Pop Don’t Preach
When I was a kid growing up under the church, there was just 2 kinds of music,
Sunday school music and secular music.
The lines between genres were never really clear to me until later on.
So I guess you can say yes, Jesus found me
…But the Spice Girls were not far behind.
Pop raised me up, and out.
Some kids were raised by the heavy metal bands and the smell of guitar polish.
The funny thing was that my family only realized the existence of Disney Channel, Cartoon Network and Nickelodeon way later, we subscribed to those channels when I was like 13 or 14.
But before that, at 6 years old, I had…MTV.
From the flashy music videos to the countless awards shows starting up and raving audiences, pop music was everything and everywhere.
It had begun absorbing little bits and dits from the Hip Hop genre, to the Rock Genre.
It was borrowing elements from every kind of popular sound, and revamping it tenfold, for a much bigger community.
It is tempting to confuse Pop music with, ‘popular’ music, but it came to exist near around the 1950s, when artistes started releasing tunes to evolve out and away from the then-revolutionary, rock and roll season.
Music Television used to be pretty much, ‘Rock TV’.
And over the years you can trace the shift of hands, like to the hip hop community at one point, but Pop music by then had pretty much deaded the old MTV.
In other words, you’d be able to find Britney Spears back to back with a Daft Punk music video, then to a Busta Rhymes video, but you won’t see AC/DC come near that playlist.
Pop music suddenly had this identity and as you may guess, made a few enemies too.
I never understood that exclusivity.
A lot of people just…slam the pop genre on their day to day conversation, commonly calling it ‘music for the braindead’. But those same people, have a Kylie and Prince record on their CD shelf. Then when you catch them, they’d say ‘hey it’s just guilty pleasure’.
I love how fans of the Rock genre are so sensitive and proud of the music they listen to—actually they don’t need my love—the rock family is more than happy being oh so fearless.
We all know a someone in our social circle that wears the black band print T-shirts and is finger friendly every time he plugs in a bass. Yet millions and millions of more people subscribe to Pop music every day, request it, vote and buy all that merchandising that come with it, but aren’t strong advocates of what they listen to. I really want to see a change in that.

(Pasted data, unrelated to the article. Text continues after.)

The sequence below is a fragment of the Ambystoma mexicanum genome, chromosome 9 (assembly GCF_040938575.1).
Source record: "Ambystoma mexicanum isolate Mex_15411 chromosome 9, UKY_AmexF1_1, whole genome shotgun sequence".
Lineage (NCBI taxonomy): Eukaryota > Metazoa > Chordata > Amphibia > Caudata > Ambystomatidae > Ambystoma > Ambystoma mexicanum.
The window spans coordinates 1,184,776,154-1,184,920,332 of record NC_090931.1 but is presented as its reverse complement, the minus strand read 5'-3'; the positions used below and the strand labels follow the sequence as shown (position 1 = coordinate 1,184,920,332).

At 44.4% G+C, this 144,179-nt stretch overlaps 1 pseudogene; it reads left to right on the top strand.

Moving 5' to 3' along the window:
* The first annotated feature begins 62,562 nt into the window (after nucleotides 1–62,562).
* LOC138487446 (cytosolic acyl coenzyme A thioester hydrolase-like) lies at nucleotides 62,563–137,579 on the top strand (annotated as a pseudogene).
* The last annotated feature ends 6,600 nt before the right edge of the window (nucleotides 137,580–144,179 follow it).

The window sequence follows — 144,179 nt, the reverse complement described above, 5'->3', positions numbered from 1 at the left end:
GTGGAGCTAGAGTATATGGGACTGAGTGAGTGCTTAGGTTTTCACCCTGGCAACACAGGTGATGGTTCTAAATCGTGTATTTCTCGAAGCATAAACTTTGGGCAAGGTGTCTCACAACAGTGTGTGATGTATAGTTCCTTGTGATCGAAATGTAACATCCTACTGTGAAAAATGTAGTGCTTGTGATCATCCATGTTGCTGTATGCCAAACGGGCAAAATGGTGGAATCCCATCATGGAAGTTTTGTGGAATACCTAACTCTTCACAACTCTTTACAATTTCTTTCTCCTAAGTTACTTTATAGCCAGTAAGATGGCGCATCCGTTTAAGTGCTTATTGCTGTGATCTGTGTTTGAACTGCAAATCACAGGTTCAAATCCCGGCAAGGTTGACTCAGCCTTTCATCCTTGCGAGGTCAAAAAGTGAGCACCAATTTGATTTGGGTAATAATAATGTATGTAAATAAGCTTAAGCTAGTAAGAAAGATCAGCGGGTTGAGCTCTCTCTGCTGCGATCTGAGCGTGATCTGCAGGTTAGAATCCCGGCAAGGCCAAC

Growing up influenced by the world of pop, heck it even taught me how to speak, like this is weird but since a very young age, I could do a British accent, American accent, African American accent from just the stuff I watched on TV.
That was my exposure for me, my playtime. The reason why I don’t really use singlish a lot is because, I wasn’t often meeting up with the other kids to ‘reauthorize’ the way I’m supposed to sound.
Music taught me how to spell. No kidding.
I would visit the CD stores and memorize as many artistes and their albums and singles, just for fun.
MTV taught me how to sing, how to dance.
I’d pause and play ‘till I picked up Michael Jackson’s dance choreography.
I would tape record Janet’s performances and pick up moves as well.
Kids around me played with toy cars then, I couldn’t care less, I was turning shampoo bottles into microphones and… practice hosting the Video Music Awards.
That was my childhood, that was my school I wasn’t enrolled for.
Is pop music a genre with the verse-to-verse and chorus-over-chorus structure?
Is it a bunch of superficial artistes singing about how hot they look, how warm the summer is, how good they are in bed and how we all ought to hit the clubs as much as we shower?
Or hey, does it contain subliminal messages, and metaphorical references to other issues not crystal clear until reviewed under close observation?
Is this new thing I’m hearing, about pop music being all about mind control and its links to Satanism true?
There are so many questions we have about Pop music.
As much as I’d love to get a go and start answering questions, I’ll let the music do the talking.
We’ve heard so many pop songs, without ever, really listening to it.
Like the jungle book, I was raised by a bunch of wolves.
From Madonna to Gaga, pop music has never failed to capture and ensnare my senses and emotions. I can’t keep still when I hear a good pop record. I can’t fake a smile, when I hear my favorite song. I’m. Not the only one.
You won’t look at music the same way.
Pop Pride begins today.